The Fidelice Precision Headphone Amplifier is not exactly gargantuan, being only some 20cm wide, 10cm deep, and 6cm tall – not much larger than the entry-level gear from the likes of Schiit, Topping et al. However, it is quite a striking-looking device that certainly warrants a second glance courtesy of its signature trapezoidal design, which it shares with the other products in the ‘Fidelice’ range. The PHA’s outer casing is made from solid, brushed aluminium which gives it a confidence-inspiring sense of heft, while its front and back fascias are made from a chalkboard-like matte-black plastic that simply loves to pick up smudges and fingerprints. The showpiece of the PHA is without question its lacquered mahogany ‘roof’, which also bears the engraved initials of Mr. Rupert Neve himself – a rather nice touch.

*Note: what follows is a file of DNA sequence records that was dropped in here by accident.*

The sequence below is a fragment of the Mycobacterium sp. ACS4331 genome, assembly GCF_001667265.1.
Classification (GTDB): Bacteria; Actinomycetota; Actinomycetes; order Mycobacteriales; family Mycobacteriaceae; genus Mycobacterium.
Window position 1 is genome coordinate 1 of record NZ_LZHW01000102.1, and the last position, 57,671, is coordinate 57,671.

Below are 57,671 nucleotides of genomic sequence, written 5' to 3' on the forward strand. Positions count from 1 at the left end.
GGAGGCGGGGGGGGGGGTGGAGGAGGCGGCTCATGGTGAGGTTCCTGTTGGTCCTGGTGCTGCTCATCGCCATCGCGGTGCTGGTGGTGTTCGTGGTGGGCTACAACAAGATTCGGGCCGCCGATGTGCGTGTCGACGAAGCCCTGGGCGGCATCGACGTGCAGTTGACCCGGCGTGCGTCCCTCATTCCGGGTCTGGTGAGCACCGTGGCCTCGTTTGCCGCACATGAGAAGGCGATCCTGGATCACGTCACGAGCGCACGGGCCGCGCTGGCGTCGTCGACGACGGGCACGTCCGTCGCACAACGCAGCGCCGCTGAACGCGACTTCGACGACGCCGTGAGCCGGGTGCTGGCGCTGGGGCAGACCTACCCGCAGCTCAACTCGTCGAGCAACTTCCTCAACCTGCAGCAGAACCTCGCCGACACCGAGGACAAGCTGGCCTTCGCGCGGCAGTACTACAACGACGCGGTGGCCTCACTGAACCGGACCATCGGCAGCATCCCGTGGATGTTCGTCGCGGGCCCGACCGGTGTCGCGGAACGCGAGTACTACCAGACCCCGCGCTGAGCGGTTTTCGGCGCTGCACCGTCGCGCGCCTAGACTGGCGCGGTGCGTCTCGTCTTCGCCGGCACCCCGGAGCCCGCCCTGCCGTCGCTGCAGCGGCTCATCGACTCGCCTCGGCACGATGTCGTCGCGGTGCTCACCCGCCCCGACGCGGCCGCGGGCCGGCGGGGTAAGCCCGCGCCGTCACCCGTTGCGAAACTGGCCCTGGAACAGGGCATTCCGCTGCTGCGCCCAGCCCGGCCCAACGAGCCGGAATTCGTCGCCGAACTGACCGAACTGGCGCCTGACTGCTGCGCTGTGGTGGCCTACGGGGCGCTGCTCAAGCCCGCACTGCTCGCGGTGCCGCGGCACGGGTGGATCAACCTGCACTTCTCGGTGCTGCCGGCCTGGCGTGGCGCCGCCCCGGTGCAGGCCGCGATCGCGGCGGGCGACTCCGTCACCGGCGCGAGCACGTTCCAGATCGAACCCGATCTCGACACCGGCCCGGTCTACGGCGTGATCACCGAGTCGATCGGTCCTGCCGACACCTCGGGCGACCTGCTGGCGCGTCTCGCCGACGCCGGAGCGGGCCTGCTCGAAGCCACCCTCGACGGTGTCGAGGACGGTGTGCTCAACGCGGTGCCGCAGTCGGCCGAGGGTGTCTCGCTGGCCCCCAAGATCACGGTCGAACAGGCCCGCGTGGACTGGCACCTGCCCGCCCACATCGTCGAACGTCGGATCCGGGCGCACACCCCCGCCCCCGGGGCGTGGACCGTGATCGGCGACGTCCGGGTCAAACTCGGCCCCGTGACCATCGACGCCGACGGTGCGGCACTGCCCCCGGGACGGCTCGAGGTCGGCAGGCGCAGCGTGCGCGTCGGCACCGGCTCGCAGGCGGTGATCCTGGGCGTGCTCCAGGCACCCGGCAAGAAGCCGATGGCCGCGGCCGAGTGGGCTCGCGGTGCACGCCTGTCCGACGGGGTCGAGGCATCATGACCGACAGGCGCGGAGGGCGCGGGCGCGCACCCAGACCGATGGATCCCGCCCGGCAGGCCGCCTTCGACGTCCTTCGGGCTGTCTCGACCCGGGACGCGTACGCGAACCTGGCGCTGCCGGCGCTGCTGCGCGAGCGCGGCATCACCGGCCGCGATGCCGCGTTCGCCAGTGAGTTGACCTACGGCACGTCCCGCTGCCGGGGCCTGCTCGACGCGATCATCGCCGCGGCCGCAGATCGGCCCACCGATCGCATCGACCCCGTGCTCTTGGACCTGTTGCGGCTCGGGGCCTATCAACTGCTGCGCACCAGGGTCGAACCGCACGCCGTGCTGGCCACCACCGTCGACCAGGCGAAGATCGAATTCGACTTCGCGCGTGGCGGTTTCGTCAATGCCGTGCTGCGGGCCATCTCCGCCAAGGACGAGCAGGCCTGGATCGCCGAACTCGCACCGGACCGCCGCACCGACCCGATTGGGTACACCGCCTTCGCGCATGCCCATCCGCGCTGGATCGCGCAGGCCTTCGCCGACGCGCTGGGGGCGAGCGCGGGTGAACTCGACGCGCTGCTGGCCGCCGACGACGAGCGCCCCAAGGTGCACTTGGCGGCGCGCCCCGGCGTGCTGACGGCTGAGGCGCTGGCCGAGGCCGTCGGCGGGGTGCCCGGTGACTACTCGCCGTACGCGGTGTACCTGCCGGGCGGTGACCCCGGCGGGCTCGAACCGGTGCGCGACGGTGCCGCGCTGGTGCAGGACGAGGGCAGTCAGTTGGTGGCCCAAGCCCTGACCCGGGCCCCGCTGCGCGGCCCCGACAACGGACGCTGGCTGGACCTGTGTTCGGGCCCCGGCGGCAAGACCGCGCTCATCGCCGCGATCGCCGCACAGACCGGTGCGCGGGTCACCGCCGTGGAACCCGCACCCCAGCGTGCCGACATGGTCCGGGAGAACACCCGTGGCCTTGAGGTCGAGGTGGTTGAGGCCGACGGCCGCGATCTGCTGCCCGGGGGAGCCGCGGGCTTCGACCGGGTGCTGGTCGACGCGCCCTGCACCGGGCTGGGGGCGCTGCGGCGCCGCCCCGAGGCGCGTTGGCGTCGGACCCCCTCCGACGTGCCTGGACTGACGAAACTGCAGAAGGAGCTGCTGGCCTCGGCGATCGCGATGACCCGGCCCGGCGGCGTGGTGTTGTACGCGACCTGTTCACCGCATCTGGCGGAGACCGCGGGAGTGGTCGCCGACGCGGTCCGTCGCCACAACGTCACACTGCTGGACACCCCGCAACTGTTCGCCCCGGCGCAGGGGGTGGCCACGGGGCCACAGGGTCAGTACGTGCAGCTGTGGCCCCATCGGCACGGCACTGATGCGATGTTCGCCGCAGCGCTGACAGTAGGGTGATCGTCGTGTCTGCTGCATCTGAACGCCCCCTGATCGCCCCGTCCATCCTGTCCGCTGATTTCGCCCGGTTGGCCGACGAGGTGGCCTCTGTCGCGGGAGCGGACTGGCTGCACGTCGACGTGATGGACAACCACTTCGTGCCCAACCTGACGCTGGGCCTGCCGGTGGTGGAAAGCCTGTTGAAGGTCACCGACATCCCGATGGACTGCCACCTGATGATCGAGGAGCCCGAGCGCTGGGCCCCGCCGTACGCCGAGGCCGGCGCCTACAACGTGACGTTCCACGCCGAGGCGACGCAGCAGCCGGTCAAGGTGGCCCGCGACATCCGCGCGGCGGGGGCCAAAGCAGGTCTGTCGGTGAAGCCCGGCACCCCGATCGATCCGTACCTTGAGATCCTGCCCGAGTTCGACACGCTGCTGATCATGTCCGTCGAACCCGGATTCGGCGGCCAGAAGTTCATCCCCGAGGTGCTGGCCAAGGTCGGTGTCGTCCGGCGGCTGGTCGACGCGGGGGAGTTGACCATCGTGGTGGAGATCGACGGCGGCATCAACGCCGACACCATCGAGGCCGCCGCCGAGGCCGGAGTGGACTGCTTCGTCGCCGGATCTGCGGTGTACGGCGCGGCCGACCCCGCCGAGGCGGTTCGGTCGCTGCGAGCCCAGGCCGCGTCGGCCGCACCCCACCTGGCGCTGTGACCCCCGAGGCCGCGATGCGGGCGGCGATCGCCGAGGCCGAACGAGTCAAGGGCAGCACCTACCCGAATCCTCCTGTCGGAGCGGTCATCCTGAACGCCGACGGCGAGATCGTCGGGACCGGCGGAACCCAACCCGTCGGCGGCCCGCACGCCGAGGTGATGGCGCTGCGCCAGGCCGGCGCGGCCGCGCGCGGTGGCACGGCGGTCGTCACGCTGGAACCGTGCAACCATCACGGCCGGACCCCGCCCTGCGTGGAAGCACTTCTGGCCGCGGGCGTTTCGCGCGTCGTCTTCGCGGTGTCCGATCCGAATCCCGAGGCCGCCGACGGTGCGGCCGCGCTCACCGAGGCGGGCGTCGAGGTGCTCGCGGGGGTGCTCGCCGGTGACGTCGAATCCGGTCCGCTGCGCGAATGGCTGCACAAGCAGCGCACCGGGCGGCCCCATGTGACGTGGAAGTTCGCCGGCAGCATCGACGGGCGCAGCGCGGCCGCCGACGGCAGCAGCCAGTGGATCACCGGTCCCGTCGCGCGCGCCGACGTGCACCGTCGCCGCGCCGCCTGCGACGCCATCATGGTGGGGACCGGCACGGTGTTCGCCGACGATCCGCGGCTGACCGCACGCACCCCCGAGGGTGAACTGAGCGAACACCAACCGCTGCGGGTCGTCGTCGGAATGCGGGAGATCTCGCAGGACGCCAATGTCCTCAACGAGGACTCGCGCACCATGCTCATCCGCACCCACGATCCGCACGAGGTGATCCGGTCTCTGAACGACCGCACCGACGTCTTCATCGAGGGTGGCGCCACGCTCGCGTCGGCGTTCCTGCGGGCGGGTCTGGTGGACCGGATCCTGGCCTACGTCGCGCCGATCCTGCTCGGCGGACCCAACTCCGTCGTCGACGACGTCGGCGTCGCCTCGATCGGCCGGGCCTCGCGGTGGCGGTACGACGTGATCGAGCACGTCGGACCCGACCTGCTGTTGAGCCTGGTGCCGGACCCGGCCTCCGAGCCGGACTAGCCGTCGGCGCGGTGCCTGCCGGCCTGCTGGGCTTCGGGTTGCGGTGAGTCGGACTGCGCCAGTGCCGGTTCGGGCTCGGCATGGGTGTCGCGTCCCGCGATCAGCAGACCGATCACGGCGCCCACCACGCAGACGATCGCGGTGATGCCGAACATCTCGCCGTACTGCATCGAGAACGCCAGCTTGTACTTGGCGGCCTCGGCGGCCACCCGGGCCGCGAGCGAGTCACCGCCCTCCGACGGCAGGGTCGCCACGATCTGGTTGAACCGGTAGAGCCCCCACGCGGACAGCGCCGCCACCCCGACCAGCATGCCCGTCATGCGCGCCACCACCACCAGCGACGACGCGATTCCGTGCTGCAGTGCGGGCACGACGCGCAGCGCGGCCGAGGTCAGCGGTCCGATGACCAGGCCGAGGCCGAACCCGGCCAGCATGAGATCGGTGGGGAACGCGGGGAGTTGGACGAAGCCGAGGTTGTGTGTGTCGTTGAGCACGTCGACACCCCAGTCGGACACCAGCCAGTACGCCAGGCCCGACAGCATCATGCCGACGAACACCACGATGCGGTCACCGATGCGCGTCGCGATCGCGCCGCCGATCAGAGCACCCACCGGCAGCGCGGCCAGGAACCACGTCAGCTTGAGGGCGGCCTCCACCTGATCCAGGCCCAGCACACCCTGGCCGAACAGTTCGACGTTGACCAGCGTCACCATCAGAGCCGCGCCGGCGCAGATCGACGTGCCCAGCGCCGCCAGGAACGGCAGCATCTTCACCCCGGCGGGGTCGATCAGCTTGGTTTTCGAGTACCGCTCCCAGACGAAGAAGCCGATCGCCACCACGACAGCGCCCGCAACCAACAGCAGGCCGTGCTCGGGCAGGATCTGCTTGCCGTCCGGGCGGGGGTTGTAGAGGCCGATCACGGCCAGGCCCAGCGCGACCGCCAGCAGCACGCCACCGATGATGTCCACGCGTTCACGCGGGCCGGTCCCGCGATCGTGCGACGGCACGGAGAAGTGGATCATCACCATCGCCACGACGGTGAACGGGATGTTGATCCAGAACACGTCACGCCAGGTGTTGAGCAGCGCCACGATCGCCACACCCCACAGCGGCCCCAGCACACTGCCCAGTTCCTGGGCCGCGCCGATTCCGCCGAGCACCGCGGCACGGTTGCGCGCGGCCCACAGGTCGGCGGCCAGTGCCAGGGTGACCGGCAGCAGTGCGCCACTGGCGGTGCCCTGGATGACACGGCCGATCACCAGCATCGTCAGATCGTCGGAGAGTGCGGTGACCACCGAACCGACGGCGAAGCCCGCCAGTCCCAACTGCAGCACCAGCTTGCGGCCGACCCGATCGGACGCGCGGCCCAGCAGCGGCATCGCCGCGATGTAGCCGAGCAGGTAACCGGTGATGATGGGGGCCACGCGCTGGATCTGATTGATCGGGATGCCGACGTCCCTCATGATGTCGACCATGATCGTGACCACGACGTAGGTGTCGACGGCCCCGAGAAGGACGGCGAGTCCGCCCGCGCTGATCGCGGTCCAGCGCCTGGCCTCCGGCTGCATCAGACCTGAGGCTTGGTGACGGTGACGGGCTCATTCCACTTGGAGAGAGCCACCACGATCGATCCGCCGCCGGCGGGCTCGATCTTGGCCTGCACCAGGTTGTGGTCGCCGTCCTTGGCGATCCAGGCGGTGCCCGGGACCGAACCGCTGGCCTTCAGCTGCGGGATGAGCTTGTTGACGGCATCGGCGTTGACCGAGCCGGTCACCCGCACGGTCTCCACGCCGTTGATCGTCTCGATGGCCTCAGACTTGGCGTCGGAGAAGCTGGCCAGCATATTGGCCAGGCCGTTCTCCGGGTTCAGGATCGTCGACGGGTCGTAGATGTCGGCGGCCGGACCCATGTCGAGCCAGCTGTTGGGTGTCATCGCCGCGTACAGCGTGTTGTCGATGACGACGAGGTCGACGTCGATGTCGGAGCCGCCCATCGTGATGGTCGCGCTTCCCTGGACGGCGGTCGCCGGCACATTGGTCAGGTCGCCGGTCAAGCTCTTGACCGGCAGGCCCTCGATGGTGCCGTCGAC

On the PHA’s front panel, we have a standard full-size 6.3mm single-ended jack – standard fare for studio applications, balanced cables need not apply. Next to the jack, the PHA has three input buttons marked ‘A’, ‘B’, and ‘C’. Offering three analogue inputs is extremely generous for a headphone amplifier, especially one as compact as the Fidelice PHA. To switch between inputs, one simply ‘clicks’ the input buttons, which are backlit with green LEDs which are as bright and lurid as Luke Skywalker’s lightsaber from Return Of The Jedi. Seriously, they’re that bright. Rounding out the controls on the front panel is a crimson-coloured volume knob, with a clearly-marked level indicator.